The British potato season begins in April with waxy Jersey Royals, which continue into June. Other early potatoes, including waxy salad varieties, start to appear in May. Duke of York (1942) come into season in September and last through to April, but the main potato season begins in October. These potatoes are available until early spring - but beware that, towards the end of storage in March, the starch in potatoes turns to sugar, so chips made from stored varieties will tend to be soggy but sweeter.
Despite this humble tuber's popularity, shoppers have generally been offered very little choice about what types of potato to choose from. Supermarkets and some farmers' markets are increasing their range of old and new potato varieties, with myriad tastes and textures. Whichever you buy, they should be firm and well-shaped with no eyes or green patches.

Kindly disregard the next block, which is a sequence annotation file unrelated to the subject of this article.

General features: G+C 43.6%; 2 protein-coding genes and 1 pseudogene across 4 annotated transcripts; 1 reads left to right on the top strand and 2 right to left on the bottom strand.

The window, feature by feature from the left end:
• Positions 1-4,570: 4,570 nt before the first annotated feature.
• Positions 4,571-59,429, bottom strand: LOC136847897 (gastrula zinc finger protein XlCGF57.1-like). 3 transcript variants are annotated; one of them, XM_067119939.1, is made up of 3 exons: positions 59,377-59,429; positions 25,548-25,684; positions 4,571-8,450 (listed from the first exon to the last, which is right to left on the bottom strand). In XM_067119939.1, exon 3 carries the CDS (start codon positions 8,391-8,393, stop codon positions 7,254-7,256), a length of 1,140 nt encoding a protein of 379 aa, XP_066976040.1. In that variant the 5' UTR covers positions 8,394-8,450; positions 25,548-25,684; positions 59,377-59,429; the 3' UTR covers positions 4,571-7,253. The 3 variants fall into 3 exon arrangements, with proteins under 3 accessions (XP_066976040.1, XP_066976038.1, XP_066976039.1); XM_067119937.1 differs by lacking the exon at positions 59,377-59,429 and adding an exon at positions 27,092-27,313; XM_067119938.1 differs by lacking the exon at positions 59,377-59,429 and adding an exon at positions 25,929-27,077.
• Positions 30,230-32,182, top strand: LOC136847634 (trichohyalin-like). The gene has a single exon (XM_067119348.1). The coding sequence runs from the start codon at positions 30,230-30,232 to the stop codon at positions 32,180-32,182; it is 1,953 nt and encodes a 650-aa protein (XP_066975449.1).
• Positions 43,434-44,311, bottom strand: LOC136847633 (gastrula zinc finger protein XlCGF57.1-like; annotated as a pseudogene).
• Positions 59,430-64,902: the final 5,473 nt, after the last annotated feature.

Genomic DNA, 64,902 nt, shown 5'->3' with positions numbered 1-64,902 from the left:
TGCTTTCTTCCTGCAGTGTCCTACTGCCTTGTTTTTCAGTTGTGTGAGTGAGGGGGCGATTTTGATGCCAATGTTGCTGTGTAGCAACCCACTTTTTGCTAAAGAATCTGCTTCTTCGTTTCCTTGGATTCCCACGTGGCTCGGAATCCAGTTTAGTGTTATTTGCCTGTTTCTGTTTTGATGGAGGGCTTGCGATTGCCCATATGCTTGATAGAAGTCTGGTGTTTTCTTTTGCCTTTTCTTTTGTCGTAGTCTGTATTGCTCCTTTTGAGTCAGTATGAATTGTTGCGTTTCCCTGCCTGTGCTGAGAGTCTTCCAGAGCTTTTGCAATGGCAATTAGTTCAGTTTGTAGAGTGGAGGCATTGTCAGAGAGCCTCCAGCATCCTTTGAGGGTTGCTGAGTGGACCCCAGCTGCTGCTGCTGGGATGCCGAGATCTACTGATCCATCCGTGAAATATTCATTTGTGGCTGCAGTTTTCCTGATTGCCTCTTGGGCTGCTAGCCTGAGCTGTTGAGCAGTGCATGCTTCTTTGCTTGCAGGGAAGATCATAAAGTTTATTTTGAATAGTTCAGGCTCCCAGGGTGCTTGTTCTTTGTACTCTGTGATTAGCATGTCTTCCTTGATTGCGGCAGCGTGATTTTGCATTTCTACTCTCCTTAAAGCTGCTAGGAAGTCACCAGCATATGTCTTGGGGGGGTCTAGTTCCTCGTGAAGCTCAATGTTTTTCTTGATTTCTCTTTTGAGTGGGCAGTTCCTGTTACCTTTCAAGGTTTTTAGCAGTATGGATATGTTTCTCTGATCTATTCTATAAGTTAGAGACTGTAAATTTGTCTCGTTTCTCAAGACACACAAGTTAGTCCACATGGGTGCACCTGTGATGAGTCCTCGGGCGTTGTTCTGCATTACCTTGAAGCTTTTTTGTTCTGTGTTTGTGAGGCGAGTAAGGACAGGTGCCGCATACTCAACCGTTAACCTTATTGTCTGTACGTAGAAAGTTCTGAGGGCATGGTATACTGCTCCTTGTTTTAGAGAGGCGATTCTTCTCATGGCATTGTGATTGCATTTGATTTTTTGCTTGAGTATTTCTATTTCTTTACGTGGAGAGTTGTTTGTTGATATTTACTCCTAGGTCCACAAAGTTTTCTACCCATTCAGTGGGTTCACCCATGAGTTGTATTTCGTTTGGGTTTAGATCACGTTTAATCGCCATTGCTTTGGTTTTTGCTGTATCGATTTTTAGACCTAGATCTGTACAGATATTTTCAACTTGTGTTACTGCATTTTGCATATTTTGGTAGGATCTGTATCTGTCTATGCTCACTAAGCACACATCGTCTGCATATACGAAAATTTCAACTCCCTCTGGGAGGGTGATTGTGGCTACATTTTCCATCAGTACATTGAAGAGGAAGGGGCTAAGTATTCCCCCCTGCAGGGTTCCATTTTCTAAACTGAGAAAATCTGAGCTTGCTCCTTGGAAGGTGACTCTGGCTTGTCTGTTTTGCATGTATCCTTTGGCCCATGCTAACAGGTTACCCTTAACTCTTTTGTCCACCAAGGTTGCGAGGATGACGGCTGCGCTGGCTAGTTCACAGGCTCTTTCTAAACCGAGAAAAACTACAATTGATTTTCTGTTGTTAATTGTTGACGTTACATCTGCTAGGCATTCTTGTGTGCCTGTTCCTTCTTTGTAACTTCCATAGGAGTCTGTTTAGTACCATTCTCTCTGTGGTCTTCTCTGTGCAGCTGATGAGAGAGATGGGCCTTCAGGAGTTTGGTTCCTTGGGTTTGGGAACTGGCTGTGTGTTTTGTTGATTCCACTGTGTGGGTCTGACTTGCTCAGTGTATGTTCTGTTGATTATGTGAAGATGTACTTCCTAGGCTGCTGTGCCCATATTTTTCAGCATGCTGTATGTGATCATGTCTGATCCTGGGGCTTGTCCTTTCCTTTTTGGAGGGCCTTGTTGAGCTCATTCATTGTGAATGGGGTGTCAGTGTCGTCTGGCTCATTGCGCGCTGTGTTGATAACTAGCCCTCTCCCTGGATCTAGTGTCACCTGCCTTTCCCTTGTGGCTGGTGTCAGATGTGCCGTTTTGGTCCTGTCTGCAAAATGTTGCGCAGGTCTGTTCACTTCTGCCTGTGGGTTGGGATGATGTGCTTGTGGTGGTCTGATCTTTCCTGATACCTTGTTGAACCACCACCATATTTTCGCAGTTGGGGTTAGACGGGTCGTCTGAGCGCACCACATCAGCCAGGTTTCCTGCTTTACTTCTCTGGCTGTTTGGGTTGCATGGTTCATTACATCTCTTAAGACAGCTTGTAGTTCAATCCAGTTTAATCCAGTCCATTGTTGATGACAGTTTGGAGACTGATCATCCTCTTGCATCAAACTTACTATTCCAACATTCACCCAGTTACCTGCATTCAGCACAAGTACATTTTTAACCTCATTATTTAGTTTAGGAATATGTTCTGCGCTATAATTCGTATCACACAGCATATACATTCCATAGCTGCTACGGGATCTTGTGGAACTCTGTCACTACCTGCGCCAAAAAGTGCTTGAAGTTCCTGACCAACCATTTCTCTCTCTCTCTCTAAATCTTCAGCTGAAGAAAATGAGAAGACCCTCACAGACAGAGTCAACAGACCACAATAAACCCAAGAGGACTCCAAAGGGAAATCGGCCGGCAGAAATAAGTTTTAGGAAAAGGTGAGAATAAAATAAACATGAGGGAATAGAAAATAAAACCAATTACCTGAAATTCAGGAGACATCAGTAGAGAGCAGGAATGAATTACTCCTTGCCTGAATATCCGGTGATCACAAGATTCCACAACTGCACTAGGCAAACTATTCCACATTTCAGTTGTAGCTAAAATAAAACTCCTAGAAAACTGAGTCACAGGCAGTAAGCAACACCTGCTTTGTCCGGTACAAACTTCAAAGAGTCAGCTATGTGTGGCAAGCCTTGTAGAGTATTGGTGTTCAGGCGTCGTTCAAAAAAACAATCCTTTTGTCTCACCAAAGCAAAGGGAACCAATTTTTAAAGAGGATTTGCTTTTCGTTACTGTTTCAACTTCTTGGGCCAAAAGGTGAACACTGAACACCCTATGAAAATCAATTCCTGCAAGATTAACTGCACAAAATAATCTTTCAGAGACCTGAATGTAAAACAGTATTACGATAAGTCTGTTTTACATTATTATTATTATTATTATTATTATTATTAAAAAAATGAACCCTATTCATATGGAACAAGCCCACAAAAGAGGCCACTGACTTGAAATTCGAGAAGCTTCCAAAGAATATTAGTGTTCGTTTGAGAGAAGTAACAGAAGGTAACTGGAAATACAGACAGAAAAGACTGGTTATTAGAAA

The British tend to prefer white-fleshed tatties, whereas the Dutch and Spanish like yellow-fleshed potatoes, but colour makes little difference to the taste. Once cooked the texture of potatoes can range from smooth, waxy-textured flesh perfect for salads to floury-textured flesh ideal for fluffy mashed potato, so it's important to know what type of potato you've bought before you decide how to cook them.
Potatoes can be stored in hessian or paper sacks; just remove any moist mud from them to prevent mould from forming. Store in a cool, airy, dark place, such as a larder or a shed.
The following cooking methods suit different potatoes best:
Baking - Cara, Golden Wonder, Marfona, Estima
Boiling - Cara, Estima, Pink Fir Apple, Saxon, Nadine, Vivaldi, Yukon Gold
Chips - Estima, Maris Piper, Pentland Dell, Sante, King Edward, Golden Wonder
Mashing - King Edward, Pentland Squire, Pentland Dell
Roasting - Cara, Wilja, Pentland Dell
Salad - Charlotte, Ratte, Jersey Royal, Pink Fir Apple, Vales Emerald